Source: Royal Caribbean.

Following adequate performances over the winter, Royal Caribbean (NYSE:RCL) came back this quarter and posted incredible second-quarter earnings, well ahead of analyst estimates, and beyond that of major competitor Carnival Cruise Lines (NYSE:CCL). Following this latest release, shares of Royal Caribbean have cruised to record highs. After this price surge, is there still reason for investors to get in now?

Royal Caribbean Q2 highlights and forecast updates:

  • Net income of $146.7 million, or $0.66 per share, U.S. up nearly five times that of 2013.
  • Net yields were up 2.6%.
  • Cruise costs (excluding fuel) were down 4.7%.
  • Adjusted EPS by year-end is expected to be in the range of $3.40 to $3.50 per share, a $0.10 increase from previous guidance.
  • Net yields are expected to increase 2% to 3% in 2014.

The company's net income in Q2 of this year is up five times over that of the same period in 2013. With EPS of $0.66 a share, well ahead of analyst estimates of $0.53 a share, Royal Caribbean should be congratulated on its ability to turn revenue into profit this quarter. With increased wins in Europe and China, and effective cost-cutting initiatives, the company was able to make huge gains during the first half of this year that will likely carry on throughout the year.

But the company itself is not just getting to the end of 2014 with strong growth. One of the most exciting parts of this earnings is the company's stated mission to double 2014 EPS by 2017. Calling it the Double-Double Program, the company is using 2014 momentum to drive more growth during the next three years. Chief Executive Officer Richard Fain said, "The Double-Double Program sets demanding but realistic targets, against which we will measure our continued progress."

Looking back, and looking forward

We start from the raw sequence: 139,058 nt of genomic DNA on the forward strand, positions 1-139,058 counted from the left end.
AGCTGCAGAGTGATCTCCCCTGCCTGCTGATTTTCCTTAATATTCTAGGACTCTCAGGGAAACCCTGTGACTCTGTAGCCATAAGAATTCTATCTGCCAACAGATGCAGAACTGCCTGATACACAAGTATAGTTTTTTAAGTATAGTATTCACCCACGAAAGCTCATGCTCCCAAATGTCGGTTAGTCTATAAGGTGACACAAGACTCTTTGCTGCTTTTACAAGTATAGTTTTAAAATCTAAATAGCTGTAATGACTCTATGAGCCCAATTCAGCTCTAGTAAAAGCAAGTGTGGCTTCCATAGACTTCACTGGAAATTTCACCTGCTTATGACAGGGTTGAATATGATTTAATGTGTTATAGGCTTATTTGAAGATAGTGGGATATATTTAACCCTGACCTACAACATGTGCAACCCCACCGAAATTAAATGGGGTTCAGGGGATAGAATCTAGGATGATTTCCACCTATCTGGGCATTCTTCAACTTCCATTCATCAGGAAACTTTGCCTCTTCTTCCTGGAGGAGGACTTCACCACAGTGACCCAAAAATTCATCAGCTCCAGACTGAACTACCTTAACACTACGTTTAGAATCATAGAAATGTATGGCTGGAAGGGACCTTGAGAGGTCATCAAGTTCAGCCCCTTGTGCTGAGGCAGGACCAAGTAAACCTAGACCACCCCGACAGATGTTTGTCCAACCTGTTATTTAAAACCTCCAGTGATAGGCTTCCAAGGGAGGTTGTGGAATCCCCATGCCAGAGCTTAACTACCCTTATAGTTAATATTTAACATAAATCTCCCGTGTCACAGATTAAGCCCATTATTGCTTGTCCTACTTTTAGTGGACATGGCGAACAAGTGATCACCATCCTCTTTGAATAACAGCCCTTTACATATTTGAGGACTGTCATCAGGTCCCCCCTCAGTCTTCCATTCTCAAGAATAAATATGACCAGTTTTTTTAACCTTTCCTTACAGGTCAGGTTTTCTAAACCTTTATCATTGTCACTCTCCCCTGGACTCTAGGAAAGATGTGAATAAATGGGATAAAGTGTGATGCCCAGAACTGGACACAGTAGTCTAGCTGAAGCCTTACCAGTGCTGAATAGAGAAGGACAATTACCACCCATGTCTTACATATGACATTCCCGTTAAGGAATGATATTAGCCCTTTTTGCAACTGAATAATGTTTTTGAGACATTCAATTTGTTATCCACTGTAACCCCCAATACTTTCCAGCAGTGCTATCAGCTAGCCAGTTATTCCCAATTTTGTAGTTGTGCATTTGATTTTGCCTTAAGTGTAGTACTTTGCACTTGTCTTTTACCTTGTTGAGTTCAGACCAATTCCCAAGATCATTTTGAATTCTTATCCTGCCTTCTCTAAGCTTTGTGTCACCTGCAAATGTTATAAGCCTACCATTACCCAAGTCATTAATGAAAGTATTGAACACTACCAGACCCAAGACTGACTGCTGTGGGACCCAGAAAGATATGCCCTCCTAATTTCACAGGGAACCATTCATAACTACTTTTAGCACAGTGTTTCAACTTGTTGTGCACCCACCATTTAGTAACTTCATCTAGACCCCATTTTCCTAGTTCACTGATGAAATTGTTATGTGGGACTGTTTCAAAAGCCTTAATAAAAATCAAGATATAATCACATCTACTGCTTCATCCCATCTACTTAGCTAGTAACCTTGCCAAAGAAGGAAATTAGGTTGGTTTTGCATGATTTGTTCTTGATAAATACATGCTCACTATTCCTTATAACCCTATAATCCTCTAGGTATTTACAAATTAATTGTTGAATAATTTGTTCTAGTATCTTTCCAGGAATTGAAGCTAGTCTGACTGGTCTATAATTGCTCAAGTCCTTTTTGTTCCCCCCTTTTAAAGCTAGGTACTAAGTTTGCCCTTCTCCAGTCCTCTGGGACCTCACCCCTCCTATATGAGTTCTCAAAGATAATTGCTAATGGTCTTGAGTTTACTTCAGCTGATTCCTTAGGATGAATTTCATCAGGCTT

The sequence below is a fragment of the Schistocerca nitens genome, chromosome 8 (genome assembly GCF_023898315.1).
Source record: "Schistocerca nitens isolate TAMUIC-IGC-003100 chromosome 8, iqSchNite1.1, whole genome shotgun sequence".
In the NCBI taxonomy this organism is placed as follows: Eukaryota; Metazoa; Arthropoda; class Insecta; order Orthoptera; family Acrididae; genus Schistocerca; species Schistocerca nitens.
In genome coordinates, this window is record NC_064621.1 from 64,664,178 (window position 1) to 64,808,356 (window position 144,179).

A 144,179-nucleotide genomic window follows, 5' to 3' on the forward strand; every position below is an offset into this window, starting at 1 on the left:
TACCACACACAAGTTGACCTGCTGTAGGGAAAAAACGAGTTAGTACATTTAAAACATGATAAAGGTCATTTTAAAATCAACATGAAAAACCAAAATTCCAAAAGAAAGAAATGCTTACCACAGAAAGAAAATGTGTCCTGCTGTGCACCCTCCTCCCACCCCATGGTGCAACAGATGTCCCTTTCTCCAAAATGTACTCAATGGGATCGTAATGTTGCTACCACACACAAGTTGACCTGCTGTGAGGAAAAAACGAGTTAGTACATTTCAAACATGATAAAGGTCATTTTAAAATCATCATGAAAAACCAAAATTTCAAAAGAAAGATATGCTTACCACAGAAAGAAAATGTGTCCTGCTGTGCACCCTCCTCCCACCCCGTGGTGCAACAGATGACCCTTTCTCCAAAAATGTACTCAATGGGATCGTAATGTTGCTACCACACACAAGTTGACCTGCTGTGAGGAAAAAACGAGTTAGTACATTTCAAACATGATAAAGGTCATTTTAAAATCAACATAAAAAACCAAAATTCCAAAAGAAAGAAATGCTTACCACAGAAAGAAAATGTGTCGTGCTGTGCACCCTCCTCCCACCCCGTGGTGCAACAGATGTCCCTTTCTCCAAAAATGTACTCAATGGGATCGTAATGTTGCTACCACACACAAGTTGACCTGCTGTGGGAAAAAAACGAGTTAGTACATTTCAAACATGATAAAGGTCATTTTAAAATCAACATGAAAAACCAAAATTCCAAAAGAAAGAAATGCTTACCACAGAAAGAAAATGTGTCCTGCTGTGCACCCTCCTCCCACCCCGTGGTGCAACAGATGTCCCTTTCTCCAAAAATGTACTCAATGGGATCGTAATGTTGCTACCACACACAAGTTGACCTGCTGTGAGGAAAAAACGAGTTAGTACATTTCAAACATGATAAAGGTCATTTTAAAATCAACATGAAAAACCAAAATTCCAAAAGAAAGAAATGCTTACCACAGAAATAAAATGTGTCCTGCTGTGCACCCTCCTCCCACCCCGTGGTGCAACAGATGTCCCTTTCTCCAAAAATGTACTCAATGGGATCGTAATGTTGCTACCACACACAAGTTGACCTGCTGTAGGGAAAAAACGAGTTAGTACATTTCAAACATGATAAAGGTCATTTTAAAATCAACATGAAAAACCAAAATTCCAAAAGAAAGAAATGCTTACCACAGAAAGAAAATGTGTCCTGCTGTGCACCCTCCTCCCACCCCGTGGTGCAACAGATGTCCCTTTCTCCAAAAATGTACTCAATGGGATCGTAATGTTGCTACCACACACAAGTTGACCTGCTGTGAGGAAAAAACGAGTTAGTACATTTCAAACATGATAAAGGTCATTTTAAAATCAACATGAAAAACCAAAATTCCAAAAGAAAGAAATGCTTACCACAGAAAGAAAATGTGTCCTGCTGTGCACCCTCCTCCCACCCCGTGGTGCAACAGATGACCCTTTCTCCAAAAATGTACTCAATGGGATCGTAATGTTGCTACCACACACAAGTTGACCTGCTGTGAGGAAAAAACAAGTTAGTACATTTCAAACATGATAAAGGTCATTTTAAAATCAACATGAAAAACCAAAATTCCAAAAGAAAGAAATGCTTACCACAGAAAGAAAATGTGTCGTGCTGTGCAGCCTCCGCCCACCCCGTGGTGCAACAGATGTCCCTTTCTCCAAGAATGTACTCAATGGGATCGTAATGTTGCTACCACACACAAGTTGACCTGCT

The cruise line industry's revenues, as a whole, have risen at 7.9% per year since 1980, with 20.3 million passengers having embarked on a cruise in 2013. The World Travel Market, a research group, expects growth to continue well into the future. This has certainly been true for the growth of Royal Caribbean and, at the start of 2014, Royal Caribbean shares were already up more than 70% from two years prior.

The company has profited in the past by deploying industry-leading cruise ships, and 2014 will be no exception. Royal Caribbean's soon-to-be-operating Quantum of the Sea is what investors should be looking at to drive growth at the end of 2014 and beyond. The ship boasts indoor skydiving, bumper cars, a roller skating rink, and an arm with an attached passenger holding area that extends from the top of the ship to give passengers a hovering view of passing landscapes. This amazing ship will be the most exciting the company has set to sail yet.

Royal Caribbean's Quantum of the Seas. Source: Royal Caribbean.

RCL vs. Carnival
Carnival, while also posting a great Q2, is not currently on the same level as Royal Caribbean. During the company's 2013 earnings release, it was able to beat its own warnings of revenue drops for the fourth quarter of 2013, but then warned of net losses in the first half of 2014 due to rising advertising expenditures and other operating costs.

Source: Carnival Cruise Lines

So far, the company has done much better than it expected at the start of this year, posting Q2 revenue gains of more than 4% year over year and, more important, an 158% increase in the company's bottom line during the same period in 2013. If Carnival was able to beat its own outlook for this half of the year, then the second half -- the time at which Q1 and Q2 work is supposed to pay off -- may still be very good.

Carnival is now slightly more expensive than Royal Caribbean at a current P/E multiple of 24.5, and an estimated future P/E of 21.5. Royal Caribbean, at 23.5 times and 17.8 times, respectively, looks to be a better value currently, and even more so on expected future earnings. Royal Caribbean's incredible profitable Q2 and future plans for doubling its EPS by 2017 can't be ignored, and right now, Royal Caribbean still looks like a better bet than Carnival.

Foolish takeaway: Cruising to new heights, or too late to catch the wave?
Both Royal Caribbean and Carnival have shown huge gains in the last few years, and especially during this recent quarter. However, the five times growth in net income during last year that Royal Caribbean posted makes it the undisputed winner right now. But with shares up to record highs on the Q2 earnings, is there still room to gain from Royal Caribbean, or are profits peaking?

With growth in Europe and China, cost-cutting efficiencies, and especially the christening of the much anticipated Quantum of the Seas this fall, it appears there's still plenty of room for growth with Royal Caribbean. As a long-term investor, if you're confident that the company can make its Double-Double program successful by 2017, getting in now could still be very profitable.